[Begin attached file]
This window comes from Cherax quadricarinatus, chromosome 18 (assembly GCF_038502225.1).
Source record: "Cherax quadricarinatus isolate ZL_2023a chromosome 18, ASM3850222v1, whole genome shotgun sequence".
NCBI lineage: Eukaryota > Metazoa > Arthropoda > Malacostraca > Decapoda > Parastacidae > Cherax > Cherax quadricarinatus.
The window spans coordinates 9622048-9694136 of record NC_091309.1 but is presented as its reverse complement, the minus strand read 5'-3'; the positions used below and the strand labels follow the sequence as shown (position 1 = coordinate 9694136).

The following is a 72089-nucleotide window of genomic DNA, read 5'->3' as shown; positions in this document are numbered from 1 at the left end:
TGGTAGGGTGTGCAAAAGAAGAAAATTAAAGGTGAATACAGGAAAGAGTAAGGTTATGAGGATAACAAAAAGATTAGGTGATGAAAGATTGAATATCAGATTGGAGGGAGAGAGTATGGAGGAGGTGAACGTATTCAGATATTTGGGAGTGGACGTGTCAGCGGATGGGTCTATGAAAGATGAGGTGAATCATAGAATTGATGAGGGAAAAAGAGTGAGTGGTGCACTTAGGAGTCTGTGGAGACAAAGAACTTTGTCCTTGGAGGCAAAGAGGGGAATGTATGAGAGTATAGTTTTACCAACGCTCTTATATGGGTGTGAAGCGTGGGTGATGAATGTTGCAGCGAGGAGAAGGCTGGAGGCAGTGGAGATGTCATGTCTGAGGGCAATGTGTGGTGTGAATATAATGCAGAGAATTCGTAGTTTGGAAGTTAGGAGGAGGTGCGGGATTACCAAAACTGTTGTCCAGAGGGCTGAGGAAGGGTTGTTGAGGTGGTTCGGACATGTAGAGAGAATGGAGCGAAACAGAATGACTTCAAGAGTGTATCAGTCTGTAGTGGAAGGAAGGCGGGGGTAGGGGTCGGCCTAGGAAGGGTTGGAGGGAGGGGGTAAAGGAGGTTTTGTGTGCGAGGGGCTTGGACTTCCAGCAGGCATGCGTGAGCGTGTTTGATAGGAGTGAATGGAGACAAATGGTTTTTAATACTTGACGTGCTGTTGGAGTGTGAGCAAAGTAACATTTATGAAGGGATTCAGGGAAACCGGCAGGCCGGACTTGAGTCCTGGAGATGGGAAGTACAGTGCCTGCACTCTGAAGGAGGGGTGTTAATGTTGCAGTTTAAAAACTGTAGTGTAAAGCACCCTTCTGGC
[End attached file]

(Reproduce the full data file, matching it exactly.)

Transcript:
This window comes from Cherax quadricarinatus, chromosome 18 (assembly GCF_038502225.1).
Source record: "Cherax quadricarinatus isolate ZL_2023a chromosome 18, ASM3850222v1, whole genome shotgun sequence".
NCBI lineage: Eukaryota > Metazoa > Arthropoda > Malacostraca > Decapoda > Parastacidae > Cherax > Cherax quadricarinatus.
The window spans coordinates 9622048-9694136 of record NC_091309.1 but is presented as its reverse complement, the minus strand read 5'-3'; the positions used below and the strand labels follow the sequence as shown (position 1 = coordinate 9694136).

The following is a 72089-nucleotide window of genomic DNA, read 5'->3' as shown; positions in this document are numbered from 1 at the left end:
TGGTAGGGTGTGCAAAAGAAGAAAATTAAAGGTGAATACAGGAAAGAGTAAGGTTATGAGGATAACAAAAAGATTAGGTGATGAAAGATTGAATATCAGATTGGAGGGAGAGAGTATGGAGGAGGTGAACGTATTCAGATATTTGGGAGTGGACGTGTCAGCGGATGGGTCTATGAAAGATGAGGTGAATCATAGAATTGATGAGGGAAAAAGAGTGAGTGGTGCACTTAGGAGTCTGTGGAGACAAAGAACTTTGTCCTTGGAGGCAAAGAGGGGAATGTATGAGAGTATAGTTTTACCAACGCTCTTATATGGGTGTGAAGCGTGGGTGATGAATGTTGCAGCGAGGAGAAGGCTGGAGGCAGTGGAGATGTCATGTCTGAGGGCAATGTGTGGTGTGAATATAATGCAGAGAATTCGTAGTTTGGAAGTTAGGAGGAGGTGCGGGATTACCAAAACTGTTGTCCAGAGGGCTGAGGAAGGGTTGTTGAGGTGGTTCGGACATGTAGAGAGAATGGAGCGAAACAGAATGACTTCAAGAGTGTATCAGTCTGTAGTGGAAGGAAGGCGGGGGTAGGGGTCGGCCTAGGAAGGGTTGGAGGGAGGGGGTAAAGGAGGTTTTGTGTGCGAGGGGCTTGGACTTCCAGCAGGCATGCGTGAGCGTGTTTGATAGGAGTGAATGGAGACAAATGGTTTTTAATACTTGACGTGCTGTTGGAGTGTGAGCAAAGTAACATTTATGAAGGGATTCAGGGAAACCGGCAGGCCGGACTTGAGTCCTGGAGATGGGAAGTACAGTGCCTGCACTCTGAAGGAGGGGTGTTAATGTTGCAGTTTAAAAACTGTAGTGTAAAGCACCCTTCTGGC